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R commands for April 3

# K-means clustering,
# made-up data

cl1 = matrix(rnorm(100, sd = 0.3), ncol = 2)
cl2 = matrix(rnorm(100, mean=1.5, sd = 0.3), ncol = 2)

plot(cl1, xlim = range(cl1, cl2), ylim = range(cl1, cl2))
points(cl2)

# combine the two datasets, and let's see
# if the clustering method can take them apart again
data = rbind(cl1, cl2)

clustering = kmeans(data, 2)
clustering

# how good is the clustering?
clustering$withinss
clustering$betweenss

# visualizing the results of clustering
plot(data, col = clustering$cluster)
points(clustering$centers, col = 1:2, pch = 8, cex = 2)

# for a more challenging dataset, set the second mean to 1.0,
# or try 3-4 clusters
# In that case do nstart = 25

# k-means clustering, now with real data
nyt =
read.table("/Users/katrinerk/Teaching/2012/spring/ald/assignments/hw1/nyt_opinion.txt",
header=T)

# content words only
nyt.cl = kmeans(nyt[,13:29], 4, nstart = 25)

# inspecting the clusters
nyt$cl = nyt.cl$cluster
xtabs(~nyt$cl + nyt$Author)
aggregate(nyt[,13:29], list(nyt$cl), sum)

# hierarchical clustering:bottom-up
# agglomerative
library(languageR)
head(lexicalMeasures)

# find pairwise correlations between measures
# in correlation matrix.
# use non-parametric, rank-based correlation: spearman
lexicalMeasures.cor = cor(lexicalMeasures[,-1], method="spearman")

# we only want positive distances for the hierarchical clustering.
# so square the correlatoins
lexicalMeasures.cor = lexicalMeasures.cor^2

# convert to distances:
# This computes Euclidean distance between
# the rows of the cor matrix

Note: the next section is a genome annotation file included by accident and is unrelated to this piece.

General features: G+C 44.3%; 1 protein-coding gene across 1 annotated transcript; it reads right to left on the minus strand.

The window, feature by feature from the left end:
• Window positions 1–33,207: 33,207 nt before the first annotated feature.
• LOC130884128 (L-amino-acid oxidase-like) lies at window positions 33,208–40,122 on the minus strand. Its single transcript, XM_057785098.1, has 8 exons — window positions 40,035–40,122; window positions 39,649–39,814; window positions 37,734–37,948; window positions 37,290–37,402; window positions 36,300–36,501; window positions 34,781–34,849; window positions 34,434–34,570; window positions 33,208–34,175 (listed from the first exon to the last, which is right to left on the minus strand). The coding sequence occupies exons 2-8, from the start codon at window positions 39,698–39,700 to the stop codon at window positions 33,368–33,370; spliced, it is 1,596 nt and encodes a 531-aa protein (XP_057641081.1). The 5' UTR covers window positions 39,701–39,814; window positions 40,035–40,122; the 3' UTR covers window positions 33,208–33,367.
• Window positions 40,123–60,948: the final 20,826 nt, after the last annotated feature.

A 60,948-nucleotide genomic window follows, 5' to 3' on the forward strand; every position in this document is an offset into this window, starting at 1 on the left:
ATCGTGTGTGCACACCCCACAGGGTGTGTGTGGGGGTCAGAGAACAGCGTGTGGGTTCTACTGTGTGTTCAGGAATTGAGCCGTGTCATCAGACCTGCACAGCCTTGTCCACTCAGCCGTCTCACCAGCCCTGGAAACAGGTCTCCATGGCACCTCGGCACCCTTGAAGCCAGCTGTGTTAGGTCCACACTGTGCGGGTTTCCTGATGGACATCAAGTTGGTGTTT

# That is, it computes the distance between the vector of correlations
# for any two lexical measures
lexicalMeasures.dist = dist(lexicalMeasures.cor)

# this can now be used as input to hierarchical clustering
# default linking method is "complete"

lexicalMeasures.clust = hclust(lexicalMeasures.dist)

# and visualize
plclust(lexicalMeasures.clust)

# the choice of linking method does make a difference, though
par(mfrow = c(1,2))
plclust(hclust(lexicalMeasures.dist, method = "complete"))
plclust(hclust(lexicalMeasures.dist, method = "ward"))

# The package rms has a method that combines all the above steps
# for an inspection of the relation between variables:
# computing pairwise correlation,
# and doing hierarchical clustering on the vectors
# that hold the squared correlations for each variable
library(rms)
plot(varclus(as.matrix(lexicalMeasures[,-1])))


# hierarchical clustering: top-down
# divisive
library(cluster)
pltree(diana(lexicalMeasures.dist))

# doing actual clustering with divisive clustering:
# we again need to decide on the number of clusters
cutree(diana(lexicalMeasures.dist), 5)

# analyzing the clusters
x = data.frame(measure = rownames(lexicalMeasures.cor),
cluster = cutree(diana(lexicalMeasures.dist), 5),
class = lexicalMeasuresClasses$Class)

x = x[order(x$cluster),]
x

# Baayen also does divisive clustering to induce phylogeny trees

plotnames = as.character(phylogeny$Language)
plot(diana(dist(phylogeny[,3:ncol(phylogeny)], method = "binary")),
labels = plotnames, cex = 0.8, which.plot = 2)

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